“I’m looking forward to having a CLASSROOM this year. The past two years I have taught from a cart and this year my amazing school district allowed me to have a classroom in our school that is busting at the seams! I’m so excited to use my classroom environment to inspire creativity in my students, get to know them and learn from their amazing imaginations in art class!”

 

Melissa Vecchio, 4th Grade, Queens, New York
“Since so much of a student’s time is spent inside their classroom, the environment should be neat, organized, easy to move around in but most of all positive. I love to use a theme to reinforce great behavior. I always give the students a choice in helping to design bulletin boards and desk arrangements. When they are involved they take pride in the classroom, and enjoy being there.”

moving forward

After Confederate flag dispute at Colorado football game, schools pledge to bring students together

PHOTO: Marc Piscotty
Manual High students.

Acknowledging “we may never have a conclusive picture of what happened,” two Colorado school districts sought to move past a controversy over whether a Confederate flag was displayed at a football game and open a conversation between the two school communities.

The principal of Manual High, Nick Dawkins, wrote in a community letter over the weekend that the visiting Weld Central High School team “displayed a Confederate flag during the first quarter of the (Friday night) game, offending many members of the Manual community.”

Officials from Denver Public Schools and Weld County School District Re-3J released a joint letter Tuesday saying that based “on what we have learned to date, however, the Weld Central team did not display the Confederate flag.” At the same time, it said, multiple Manual eyewitnesses “reported seeing spectators who attempted to bring a Confederate flag into the game and clothing with flag images.”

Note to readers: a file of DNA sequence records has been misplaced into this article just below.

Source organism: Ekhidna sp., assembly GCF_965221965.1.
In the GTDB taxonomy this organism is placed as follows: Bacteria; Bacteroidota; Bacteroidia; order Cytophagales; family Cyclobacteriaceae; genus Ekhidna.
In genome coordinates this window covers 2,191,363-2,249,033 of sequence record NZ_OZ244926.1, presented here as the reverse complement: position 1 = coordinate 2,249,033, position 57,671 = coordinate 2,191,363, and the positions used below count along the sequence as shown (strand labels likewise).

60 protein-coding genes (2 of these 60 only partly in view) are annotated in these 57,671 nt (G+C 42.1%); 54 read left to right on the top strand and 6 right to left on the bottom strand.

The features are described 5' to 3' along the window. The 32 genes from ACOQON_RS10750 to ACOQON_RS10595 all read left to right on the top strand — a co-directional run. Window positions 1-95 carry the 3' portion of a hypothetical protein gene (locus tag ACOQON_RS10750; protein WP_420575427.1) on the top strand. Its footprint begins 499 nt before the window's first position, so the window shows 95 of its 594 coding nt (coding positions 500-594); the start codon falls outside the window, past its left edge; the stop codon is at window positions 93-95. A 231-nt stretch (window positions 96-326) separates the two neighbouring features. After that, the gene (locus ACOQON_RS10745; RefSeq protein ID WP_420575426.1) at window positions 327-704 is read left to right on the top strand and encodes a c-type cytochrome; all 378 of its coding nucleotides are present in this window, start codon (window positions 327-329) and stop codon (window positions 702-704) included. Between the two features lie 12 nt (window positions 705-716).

Going forward, students from the two schools — one rural and one urban — will participate in a student leadership exchange that has student leaders visit each other’s schools and communities to “share ideas and perspectives,” the letter says.

“At a time in our country when so many are divided, we want our students instead to come together, share ideas and learn together,” says the letter, which is signed by the principals of both schools and the superintendents of both school districts.

The alleged incident took place at a time when issues of race, social injustice, politics and sports are colliding in the United States, making for tough conversations, including in classrooms.

Weld Central’s mascot is a Rebel. Manual, whose mascot is the Thunderbolts, is located in one of Denver’s historically African-American neighborhoods.

Dawkins in his initial community letter also said “the tension created by the flag led to conflict on and off the playing field,” and that three Manual players were injured, including one who went to the hospital with a leg injury. He also said some Manual players reported that Weld Central players “taunted them with racial slurs.”

Weld Central officials vehemently denied that their team displayed the flag. In addition, they said in their own community letter they had “no evidence at this point that any of our student athletes displayed racially motivated inappropriate behavior.”

They said district officials “do not condone any form of racism,” including the Confederate flag.

Weld Central fans told the Greeley Tribune that they didn’t see any Confederate flag.

Read the full text below.